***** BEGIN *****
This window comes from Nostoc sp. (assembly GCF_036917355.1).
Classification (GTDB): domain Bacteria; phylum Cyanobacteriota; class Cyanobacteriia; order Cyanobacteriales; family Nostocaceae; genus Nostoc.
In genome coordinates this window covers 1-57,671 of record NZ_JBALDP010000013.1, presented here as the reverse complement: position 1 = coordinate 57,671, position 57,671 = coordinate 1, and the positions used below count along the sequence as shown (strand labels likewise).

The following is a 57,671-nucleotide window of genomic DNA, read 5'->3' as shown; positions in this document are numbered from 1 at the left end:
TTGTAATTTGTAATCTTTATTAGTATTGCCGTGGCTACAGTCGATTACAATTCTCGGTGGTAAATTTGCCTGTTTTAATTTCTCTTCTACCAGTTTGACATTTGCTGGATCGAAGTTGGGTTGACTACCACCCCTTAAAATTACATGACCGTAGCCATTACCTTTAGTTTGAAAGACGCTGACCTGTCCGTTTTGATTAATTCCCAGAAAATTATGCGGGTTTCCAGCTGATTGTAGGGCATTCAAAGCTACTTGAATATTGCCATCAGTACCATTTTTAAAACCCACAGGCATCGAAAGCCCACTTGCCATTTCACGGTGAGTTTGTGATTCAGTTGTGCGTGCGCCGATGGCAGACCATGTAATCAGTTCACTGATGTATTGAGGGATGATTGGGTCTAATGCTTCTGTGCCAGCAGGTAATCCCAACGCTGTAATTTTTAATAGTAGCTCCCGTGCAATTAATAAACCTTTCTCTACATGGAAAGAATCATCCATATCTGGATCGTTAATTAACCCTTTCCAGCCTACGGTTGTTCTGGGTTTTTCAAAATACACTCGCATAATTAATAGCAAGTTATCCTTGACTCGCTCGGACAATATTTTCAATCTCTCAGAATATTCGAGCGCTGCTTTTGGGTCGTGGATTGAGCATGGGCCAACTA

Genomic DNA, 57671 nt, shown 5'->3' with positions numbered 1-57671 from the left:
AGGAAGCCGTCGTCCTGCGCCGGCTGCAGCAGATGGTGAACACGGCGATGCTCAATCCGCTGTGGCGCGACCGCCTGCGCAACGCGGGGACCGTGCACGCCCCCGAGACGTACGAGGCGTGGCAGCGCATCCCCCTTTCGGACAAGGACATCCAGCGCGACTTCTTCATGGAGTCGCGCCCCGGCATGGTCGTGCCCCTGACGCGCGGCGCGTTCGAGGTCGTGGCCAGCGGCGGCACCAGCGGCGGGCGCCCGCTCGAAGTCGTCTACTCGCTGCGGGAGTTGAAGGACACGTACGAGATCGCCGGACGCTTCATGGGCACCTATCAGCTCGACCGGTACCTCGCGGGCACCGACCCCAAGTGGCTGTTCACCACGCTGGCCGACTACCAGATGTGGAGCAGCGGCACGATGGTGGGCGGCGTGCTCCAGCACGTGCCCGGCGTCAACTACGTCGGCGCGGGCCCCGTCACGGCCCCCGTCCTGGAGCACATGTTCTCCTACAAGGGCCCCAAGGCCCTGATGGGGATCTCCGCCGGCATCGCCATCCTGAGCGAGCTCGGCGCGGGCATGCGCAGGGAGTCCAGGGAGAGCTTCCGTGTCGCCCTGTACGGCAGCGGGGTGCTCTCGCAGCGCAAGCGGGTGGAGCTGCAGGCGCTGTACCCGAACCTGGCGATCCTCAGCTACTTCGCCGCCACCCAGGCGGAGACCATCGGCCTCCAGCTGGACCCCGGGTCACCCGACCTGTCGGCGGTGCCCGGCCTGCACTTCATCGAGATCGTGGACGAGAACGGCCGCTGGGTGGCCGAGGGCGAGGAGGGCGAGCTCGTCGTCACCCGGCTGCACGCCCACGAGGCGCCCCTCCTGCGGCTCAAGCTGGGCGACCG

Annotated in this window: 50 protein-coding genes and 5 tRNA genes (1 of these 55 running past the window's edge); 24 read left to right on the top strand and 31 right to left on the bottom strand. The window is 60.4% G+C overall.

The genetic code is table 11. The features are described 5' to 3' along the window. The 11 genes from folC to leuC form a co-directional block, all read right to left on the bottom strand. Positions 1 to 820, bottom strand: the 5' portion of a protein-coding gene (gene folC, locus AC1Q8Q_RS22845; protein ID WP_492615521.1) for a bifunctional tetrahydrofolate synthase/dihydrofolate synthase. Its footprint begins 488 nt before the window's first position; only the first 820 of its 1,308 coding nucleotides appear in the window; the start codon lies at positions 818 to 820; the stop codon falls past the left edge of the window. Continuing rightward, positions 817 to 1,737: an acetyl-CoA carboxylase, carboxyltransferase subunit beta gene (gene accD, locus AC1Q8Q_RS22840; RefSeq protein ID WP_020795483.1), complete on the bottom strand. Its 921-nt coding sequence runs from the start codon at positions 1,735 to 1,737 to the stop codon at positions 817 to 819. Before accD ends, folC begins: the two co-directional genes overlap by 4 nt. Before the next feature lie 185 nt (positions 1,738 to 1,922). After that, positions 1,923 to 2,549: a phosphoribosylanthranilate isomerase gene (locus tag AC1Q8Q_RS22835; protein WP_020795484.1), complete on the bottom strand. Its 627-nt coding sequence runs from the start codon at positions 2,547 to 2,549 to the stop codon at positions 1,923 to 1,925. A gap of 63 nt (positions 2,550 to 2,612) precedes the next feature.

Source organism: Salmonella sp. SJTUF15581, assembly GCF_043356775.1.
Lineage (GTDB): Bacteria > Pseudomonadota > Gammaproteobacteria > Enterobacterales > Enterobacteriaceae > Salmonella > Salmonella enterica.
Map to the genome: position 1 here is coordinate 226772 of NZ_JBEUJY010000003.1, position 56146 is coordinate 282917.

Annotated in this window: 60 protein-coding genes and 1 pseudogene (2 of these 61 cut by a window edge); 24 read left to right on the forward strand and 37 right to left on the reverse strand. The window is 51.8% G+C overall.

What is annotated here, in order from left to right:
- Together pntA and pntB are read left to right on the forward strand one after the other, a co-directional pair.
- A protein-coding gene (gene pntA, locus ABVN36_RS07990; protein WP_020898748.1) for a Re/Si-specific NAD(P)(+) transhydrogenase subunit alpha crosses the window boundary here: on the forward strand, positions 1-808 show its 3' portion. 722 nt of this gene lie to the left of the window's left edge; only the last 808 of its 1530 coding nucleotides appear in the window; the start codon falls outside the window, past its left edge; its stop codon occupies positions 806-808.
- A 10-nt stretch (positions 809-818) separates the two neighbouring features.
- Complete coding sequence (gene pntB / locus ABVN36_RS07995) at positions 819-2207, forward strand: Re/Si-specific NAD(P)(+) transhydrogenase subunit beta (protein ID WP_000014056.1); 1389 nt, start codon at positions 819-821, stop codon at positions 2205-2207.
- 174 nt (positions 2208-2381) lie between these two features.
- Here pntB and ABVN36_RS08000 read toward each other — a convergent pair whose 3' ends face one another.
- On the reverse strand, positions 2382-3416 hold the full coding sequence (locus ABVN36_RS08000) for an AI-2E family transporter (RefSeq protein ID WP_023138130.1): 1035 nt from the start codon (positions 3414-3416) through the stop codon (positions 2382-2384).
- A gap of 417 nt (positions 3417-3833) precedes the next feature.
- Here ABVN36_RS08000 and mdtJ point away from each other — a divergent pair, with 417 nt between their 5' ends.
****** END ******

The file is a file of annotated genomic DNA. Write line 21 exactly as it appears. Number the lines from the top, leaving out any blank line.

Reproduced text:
- On the reverse strand, positions 2382-3416 hold the full coding sequence (locus ABVN36_RS08000) for an AI-2E family transporter (RefSeq protein ID WP_023138130.1): 1035 nt from the start codon (positions 3414-3416) through the stop codon (positions 2382-2384).